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Feldspar Group

Feldspar structureMost abundant rock-forming silicate minerals in Earth’s crust. Feldspars are common in almost all stony meteorite and lunar and martian rocks. The structure of feldspar can an be considered a “stuffed” version of silica group structures, consisting of an infinite network of (SiO4)4- and (AlO4)5- tetrahedra. Alkali metal and earth cations are housed in available voids to maintain charge balance. K+ or Na+ (or rarely Rb+) must fill the voids when a single Al tetrahedron substitutes for a Si tetrahedron; Ca2+ (or rarely Sr2+ or Ba2+) must be added when two Al tetrahedra substitute for Si tetrahedra. Its structure consists of crankshaft-like zigzag paired chains running parallel to the a axis. Each chain is linked to adjacent chains. The cations fit into cavities between crankshafts. The two prominent cleavages observed in feldspar occur along the vertical plane between chains (001) and along the mirror planes between layers (010).

K-feldspars commonly exhibit pink to reddish hues, while plagioclase feldspars tend to be white or gray.

 

 

 

Feldspar Crankshafts
Structure colored to highlight “crankshafts”. Image Source: Unknown

There are several polymorphs of alkali (Na, K) feldspar, based upon order-disorder rather than structural differences. The high-temperature polymorph, sanidine, has Al3+ and Si4+ randomly distributed between the tetrahedral sites with K+ in large interstices bonded to nine nearest oxygens. The lower temperature polymorph, microcline, has Al3+ and Si4+ completely ordered in the tetrahedral sites. The intermediate polymorph, orthoclase, has an intermediate degree of ordering. This is displayed in the figure below, which shows the concentration of Al3+ in the four tetrahedral sites.

 

 

 

 

 

 

Ordering in alkali feldspars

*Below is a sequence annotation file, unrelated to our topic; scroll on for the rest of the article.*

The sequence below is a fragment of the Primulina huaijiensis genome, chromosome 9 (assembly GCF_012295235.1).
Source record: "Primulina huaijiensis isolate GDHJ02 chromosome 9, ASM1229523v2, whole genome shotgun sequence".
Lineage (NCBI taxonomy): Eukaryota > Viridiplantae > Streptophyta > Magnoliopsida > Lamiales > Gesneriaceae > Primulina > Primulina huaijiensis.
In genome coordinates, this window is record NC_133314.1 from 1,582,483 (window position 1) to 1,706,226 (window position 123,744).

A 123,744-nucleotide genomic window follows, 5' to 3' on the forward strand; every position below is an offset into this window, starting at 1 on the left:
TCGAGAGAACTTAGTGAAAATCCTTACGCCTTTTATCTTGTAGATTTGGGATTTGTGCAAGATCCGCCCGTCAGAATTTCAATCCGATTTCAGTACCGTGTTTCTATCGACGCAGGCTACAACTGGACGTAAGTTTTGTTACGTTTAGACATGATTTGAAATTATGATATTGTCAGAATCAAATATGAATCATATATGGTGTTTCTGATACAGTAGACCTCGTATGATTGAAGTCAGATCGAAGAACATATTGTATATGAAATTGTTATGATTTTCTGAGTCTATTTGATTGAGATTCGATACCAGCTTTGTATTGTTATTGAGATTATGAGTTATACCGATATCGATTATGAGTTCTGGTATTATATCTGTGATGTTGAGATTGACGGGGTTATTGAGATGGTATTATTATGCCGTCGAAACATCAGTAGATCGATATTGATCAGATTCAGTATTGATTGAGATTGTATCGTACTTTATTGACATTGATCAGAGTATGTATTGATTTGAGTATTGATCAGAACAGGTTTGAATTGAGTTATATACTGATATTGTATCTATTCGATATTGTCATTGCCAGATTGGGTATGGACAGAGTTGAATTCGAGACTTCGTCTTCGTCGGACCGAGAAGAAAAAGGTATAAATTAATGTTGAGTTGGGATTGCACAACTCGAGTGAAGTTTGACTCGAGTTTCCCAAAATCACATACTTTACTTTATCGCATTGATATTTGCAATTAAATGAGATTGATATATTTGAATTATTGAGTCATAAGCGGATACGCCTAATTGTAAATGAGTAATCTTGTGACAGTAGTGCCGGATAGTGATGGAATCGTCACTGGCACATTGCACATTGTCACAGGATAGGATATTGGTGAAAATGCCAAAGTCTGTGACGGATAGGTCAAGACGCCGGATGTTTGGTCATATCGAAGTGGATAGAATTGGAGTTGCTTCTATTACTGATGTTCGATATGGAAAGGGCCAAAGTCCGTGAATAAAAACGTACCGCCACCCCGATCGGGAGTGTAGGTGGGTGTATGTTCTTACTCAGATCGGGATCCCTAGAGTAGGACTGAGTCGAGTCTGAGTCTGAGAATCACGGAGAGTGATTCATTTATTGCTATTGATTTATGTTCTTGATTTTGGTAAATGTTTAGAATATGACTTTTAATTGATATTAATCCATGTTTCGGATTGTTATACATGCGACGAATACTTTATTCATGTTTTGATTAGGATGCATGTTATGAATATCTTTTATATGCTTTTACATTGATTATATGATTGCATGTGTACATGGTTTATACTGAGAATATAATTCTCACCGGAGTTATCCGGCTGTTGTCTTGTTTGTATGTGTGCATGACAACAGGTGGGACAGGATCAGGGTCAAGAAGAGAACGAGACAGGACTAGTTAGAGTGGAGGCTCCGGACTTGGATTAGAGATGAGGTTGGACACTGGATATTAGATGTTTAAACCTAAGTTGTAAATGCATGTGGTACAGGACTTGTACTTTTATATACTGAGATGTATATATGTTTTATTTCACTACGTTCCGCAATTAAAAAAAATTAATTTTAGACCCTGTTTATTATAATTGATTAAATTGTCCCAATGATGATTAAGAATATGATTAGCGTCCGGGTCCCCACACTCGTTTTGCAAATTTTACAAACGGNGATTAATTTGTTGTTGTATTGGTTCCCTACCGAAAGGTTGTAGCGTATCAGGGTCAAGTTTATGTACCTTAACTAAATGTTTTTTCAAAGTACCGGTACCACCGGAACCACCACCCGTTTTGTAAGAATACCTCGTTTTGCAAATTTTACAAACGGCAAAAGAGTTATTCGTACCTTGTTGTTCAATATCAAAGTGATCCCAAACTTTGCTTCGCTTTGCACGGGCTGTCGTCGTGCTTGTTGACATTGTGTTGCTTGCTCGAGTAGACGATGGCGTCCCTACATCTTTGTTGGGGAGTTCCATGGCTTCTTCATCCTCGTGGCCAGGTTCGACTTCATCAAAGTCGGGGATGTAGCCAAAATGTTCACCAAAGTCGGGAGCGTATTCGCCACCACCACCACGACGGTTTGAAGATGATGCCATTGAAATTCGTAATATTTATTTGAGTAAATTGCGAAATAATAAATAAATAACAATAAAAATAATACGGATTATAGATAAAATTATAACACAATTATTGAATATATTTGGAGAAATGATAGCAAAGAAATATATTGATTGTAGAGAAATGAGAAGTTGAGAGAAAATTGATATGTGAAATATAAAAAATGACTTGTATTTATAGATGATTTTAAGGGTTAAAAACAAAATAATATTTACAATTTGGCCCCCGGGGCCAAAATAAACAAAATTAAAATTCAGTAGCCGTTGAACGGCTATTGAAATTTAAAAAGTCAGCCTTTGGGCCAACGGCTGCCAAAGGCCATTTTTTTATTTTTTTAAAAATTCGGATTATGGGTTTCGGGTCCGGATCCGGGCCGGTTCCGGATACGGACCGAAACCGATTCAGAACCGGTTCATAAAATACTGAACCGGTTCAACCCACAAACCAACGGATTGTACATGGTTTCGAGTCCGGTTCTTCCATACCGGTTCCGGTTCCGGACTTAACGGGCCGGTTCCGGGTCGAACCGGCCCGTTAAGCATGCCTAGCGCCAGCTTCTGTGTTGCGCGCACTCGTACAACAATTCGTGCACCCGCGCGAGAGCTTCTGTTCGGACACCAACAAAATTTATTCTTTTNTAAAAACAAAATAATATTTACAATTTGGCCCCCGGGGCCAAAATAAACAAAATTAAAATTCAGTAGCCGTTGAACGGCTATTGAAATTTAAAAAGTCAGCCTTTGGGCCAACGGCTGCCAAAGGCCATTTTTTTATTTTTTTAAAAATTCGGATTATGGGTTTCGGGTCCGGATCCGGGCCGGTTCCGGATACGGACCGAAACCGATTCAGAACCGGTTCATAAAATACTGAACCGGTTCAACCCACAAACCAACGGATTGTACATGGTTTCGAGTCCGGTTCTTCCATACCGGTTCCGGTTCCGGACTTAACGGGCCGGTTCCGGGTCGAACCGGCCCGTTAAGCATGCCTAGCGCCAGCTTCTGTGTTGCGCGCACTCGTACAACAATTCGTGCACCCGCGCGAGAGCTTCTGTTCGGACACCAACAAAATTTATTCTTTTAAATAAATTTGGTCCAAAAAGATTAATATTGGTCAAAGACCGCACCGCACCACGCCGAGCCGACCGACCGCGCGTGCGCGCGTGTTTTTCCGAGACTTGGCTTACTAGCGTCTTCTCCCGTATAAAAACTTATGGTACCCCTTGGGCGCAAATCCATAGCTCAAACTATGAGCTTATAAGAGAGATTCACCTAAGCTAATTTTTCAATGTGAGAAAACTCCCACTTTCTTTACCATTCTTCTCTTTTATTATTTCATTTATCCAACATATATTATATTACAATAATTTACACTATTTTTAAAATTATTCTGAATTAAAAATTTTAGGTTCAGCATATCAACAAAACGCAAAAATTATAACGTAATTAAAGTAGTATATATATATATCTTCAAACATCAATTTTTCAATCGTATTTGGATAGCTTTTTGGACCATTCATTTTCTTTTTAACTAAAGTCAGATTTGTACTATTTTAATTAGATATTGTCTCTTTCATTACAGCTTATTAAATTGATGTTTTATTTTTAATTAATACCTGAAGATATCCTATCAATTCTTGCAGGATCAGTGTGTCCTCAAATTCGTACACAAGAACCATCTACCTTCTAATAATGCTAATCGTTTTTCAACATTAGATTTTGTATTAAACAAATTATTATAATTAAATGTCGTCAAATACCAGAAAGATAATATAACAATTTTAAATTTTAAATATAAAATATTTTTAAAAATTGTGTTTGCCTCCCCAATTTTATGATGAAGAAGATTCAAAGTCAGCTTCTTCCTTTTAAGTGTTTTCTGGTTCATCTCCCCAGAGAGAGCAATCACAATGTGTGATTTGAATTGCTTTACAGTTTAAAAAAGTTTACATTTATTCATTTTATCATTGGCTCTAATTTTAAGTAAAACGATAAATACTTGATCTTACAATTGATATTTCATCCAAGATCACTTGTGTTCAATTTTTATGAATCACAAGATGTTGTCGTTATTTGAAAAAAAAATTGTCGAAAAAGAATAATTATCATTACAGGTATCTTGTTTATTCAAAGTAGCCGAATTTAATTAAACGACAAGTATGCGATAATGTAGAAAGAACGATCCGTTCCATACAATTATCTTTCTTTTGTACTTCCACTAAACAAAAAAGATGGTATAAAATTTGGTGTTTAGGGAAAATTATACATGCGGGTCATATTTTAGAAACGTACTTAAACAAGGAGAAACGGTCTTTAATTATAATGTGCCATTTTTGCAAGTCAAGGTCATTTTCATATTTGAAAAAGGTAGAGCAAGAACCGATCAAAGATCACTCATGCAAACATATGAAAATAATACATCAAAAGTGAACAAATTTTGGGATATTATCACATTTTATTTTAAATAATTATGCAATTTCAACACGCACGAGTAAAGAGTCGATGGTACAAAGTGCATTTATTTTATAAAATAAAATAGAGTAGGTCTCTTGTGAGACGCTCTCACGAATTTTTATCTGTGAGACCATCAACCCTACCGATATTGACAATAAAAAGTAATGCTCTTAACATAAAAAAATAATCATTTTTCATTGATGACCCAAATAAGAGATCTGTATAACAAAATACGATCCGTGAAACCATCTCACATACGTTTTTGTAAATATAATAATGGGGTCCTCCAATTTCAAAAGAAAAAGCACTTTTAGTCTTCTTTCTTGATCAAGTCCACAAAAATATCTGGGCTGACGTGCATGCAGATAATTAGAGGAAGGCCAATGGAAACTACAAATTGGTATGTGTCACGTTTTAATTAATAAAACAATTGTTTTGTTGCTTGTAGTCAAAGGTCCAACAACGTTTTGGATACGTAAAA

Whether high-temperature K-feldspar retains disordered structure or transforms depends largely upon the cooling rate. Microcline is found in deep-seated plutonic rocks and pegmatites (slow cooling), orthoclase in intrusives formed at intermediate temperatures, and sanidine in extrusive high-temperature lavas (rapid cooling). The Na-alkali feldspar, albite, also shows disordered and ordered forms depending upon temperature and cooling; whereas, the Ca-feldspar, anorthite, is perfectly ordered at room temperature.

 

The general chemical formula for feldspar is A2+xB+1-xAl1+xSi3-xO8. A cations are Ca2+ and Ba2+; B cations are K+, Na+, Rb+, and Cs+. All these cations are large. Al and Si occur in variable amounts to maintain charge balance by the coupled substitution of B+ + Si4+ ↔ A2+ + Al3+. Feldspar compositions are often expressed in terms of their molecular percentages of anorthite (An), albite (Ab), and orthoclase (Or). The results may be easily plotted on a ternary diagram (below). Alkali (Na-K) feldspars contain <5-10 mol% An, whereas, plagioclase (Ca-Na) feldspars contain <5-10 mol% Or. Intermediate compositions are sometimes given specific names, although this is falling out of common usage. Ba-rich and Sr-rich feldspars are are rare except in alkaline terrestrial rocks. Ba-rich feldspars are subdivided based upon Ba abundances: celsian has >90 mol% of the BaAl2Si2O8 component; hyalophane feldspars have <30 mol%.

Content above used with permission from J. H. Wittke.